The Physical Function and Social-Emotional Function Subscales of the University of Washington Quality of Life Questionnaire

S N Rogers, D Lowe, B Yueh, E A Weymuller

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    100 Citations (Scopus)


    Objectives To perform a factor analysis using the University of Washington Quality of Life Questionnaire version 4 (UW-QOLv4) to establish subscales; to report their normative values and variations for patients by age, sex, extent of disease, and time from treatment; and to estimate clinical effect sizes and potential for use in comparative treatment studies. Design Retrospective cohort. Setting Regional Maxillofacial Unit, University Hospital Aintree, Liverpool, England. Patients Patients with primary oral and oropharyngeal cancer treated by surgery with or without adjuvant radiotherapy since 1992. A database accumulating since 1995 contains more than 2600 UW-QOLs completed by these patients. A data set of 372 patients without cancer attending 10 general dental practices provided normative data. Main Outcome Measures UW-QOLv4. Results Factor analysis indicated a 2-factor solution: (1) physical function, involving chewing, swallowing, speech, taste, saliva, and appearance, and (2) social-emotional function, involving anxiety, mood, pain, activity, recreation, and shoulder function. The best scores were for those with less advanced oral cancer tumors not requiring free-flap surgery or adjuvant radiotherapy. Older patients reported better scores, but associations were weak, and no sex differences were found. Significant differences were seen for T category, site, free-flap surgery, and adjuvant radiotherapy (P < .001). Preoperative scores were close to normative values. Patients regain social-emotional deficits by 1 year after surgery but continue with significant deficits in physical function. Comparative studies using these UW-QOL subscales as outcome measures should recruit at least 80 patients per treatment arm to detect moderately sized treatment effects. Conclusion With the UW-QOLv4, it is appropriate to analyze and report outcomes using the 2 subscales of physical and social-emotional function.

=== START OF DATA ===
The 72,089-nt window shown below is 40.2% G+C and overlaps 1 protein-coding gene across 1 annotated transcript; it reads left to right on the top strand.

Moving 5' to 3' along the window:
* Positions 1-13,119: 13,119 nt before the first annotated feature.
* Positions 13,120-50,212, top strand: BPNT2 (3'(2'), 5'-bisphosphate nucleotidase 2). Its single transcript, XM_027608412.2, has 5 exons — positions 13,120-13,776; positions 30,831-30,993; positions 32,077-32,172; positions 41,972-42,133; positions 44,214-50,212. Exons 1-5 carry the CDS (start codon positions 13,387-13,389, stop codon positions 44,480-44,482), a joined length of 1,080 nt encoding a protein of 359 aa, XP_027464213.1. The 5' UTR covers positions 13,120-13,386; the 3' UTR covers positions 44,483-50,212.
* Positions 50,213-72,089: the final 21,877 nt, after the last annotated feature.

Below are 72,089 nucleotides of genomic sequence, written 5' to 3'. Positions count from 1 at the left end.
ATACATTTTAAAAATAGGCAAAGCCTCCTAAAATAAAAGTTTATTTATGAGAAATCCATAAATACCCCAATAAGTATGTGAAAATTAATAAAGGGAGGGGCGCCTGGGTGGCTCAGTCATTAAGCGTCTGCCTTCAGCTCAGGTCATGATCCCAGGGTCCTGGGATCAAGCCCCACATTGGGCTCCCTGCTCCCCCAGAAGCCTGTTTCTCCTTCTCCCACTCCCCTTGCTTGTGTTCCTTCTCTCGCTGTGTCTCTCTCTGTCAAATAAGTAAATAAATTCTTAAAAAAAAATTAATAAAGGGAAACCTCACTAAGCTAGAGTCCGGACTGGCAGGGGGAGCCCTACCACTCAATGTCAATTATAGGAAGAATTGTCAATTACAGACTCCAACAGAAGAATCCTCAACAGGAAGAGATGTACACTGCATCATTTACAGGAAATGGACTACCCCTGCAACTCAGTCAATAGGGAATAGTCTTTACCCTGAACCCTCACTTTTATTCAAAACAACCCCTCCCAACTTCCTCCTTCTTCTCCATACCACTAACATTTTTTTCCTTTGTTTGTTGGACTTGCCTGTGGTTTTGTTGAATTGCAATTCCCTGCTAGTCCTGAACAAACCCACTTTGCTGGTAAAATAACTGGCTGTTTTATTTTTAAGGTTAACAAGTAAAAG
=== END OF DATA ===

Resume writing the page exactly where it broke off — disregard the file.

Original languageEnglish
    Pages (from-to)352-357
    JournalArchives of Otolaryngology - Head and Neck Surgery
    Issue number4
    Publication statusPublished - 2010


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